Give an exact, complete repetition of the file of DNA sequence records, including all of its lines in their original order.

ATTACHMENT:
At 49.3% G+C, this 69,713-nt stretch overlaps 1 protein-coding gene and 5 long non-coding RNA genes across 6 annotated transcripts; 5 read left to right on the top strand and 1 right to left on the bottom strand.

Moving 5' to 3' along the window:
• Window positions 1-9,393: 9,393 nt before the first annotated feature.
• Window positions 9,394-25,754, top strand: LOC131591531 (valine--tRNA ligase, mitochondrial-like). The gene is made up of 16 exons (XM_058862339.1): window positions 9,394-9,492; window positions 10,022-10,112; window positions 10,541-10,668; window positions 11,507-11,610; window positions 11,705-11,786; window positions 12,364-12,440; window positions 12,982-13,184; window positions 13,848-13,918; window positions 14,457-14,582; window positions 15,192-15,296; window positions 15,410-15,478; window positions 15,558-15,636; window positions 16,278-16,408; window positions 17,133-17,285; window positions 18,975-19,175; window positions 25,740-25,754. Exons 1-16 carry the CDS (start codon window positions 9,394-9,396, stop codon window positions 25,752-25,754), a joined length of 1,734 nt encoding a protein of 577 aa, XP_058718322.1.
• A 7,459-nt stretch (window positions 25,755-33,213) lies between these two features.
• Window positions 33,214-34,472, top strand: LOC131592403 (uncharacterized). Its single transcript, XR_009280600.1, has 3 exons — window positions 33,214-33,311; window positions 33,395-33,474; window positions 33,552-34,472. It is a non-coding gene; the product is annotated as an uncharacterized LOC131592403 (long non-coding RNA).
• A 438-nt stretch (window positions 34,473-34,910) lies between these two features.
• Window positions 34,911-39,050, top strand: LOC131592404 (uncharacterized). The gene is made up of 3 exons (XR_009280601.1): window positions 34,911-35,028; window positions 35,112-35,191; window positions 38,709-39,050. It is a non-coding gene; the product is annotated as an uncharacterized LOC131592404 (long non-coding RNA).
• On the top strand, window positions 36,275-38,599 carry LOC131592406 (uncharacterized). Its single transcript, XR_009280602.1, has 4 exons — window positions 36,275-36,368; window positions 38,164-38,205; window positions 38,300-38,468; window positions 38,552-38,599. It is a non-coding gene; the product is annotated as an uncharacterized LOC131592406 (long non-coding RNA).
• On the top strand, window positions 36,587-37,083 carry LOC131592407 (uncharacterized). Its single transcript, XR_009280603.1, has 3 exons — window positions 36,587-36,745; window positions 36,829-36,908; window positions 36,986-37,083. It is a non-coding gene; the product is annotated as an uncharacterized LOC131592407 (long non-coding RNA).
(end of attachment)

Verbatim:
At 49.3% G+C, this 69,713-nt stretch overlaps 1 protein-coding gene and 5 long non-coding RNA genes across 6 annotated transcripts; 5 read left to right on the top strand and 1 right to left on the bottom strand.

Moving 5' to 3' along the window:
• Window positions 1-9,393: 9,393 nt before the first annotated feature.
• Window positions 9,394-25,754, top strand: LOC131591531 (valine--tRNA ligase, mitochondrial-like). The gene is made up of 16 exons (XM_058862339.1): window positions 9,394-9,492; window positions 10,022-10,112; window positions 10,541-10,668; window positions 11,507-11,610; window positions 11,705-11,786; window positions 12,364-12,440; window positions 12,982-13,184; window positions 13,848-13,918; window positions 14,457-14,582; window positions 15,192-15,296; window positions 15,410-15,478; window positions 15,558-15,636; window positions 16,278-16,408; window positions 17,133-17,285; window positions 18,975-19,175; window positions 25,740-25,754. Exons 1-16 carry the CDS (start codon window positions 9,394-9,396, stop codon window positions 25,752-25,754), a joined length of 1,734 nt encoding a protein of 577 aa, XP_058718322.1.
• A 7,459-nt stretch (window positions 25,755-33,213) lies between these two features.
• Window positions 33,214-34,472, top strand: LOC131592403 (uncharacterized). Its single transcript, XR_009280600.1, has 3 exons — window positions 33,214-33,311; window positions 33,395-33,474; window positions 33,552-34,472. It is a non-coding gene; the product is annotated as an uncharacterized LOC131592403 (long non-coding RNA).
• A 438-nt stretch (window positions 34,473-34,910) lies between these two features.
• Window positions 34,911-39,050, top strand: LOC131592404 (uncharacterized). The gene is made up of 3 exons (XR_009280601.1): window positions 34,911-35,028; window positions 35,112-35,191; window positions 38,709-39,050. It is a non-coding gene; the product is annotated as an uncharacterized LOC131592404 (long non-coding RNA).
• On the top strand, window positions 36,275-38,599 carry LOC131592406 (uncharacterized). Its single transcript, XR_009280602.1, has 4 exons — window positions 36,275-36,368; window positions 38,164-38,205; window positions 38,300-38,468; window positions 38,552-38,599. It is a non-coding gene; the product is annotated as an uncharacterized LOC131592406 (long non-coding RNA).
• On the top strand, window positions 36,587-37,083 carry LOC131592407 (uncharacterized). Its single transcript, XR_009280603.1, has 3 exons — window positions 36,587-36,745; window positions 36,829-36,908; window positions 36,986-37,083. It is a non-coding gene; the product is annotated as an uncharacterized LOC131592407 (long non-coding RNA).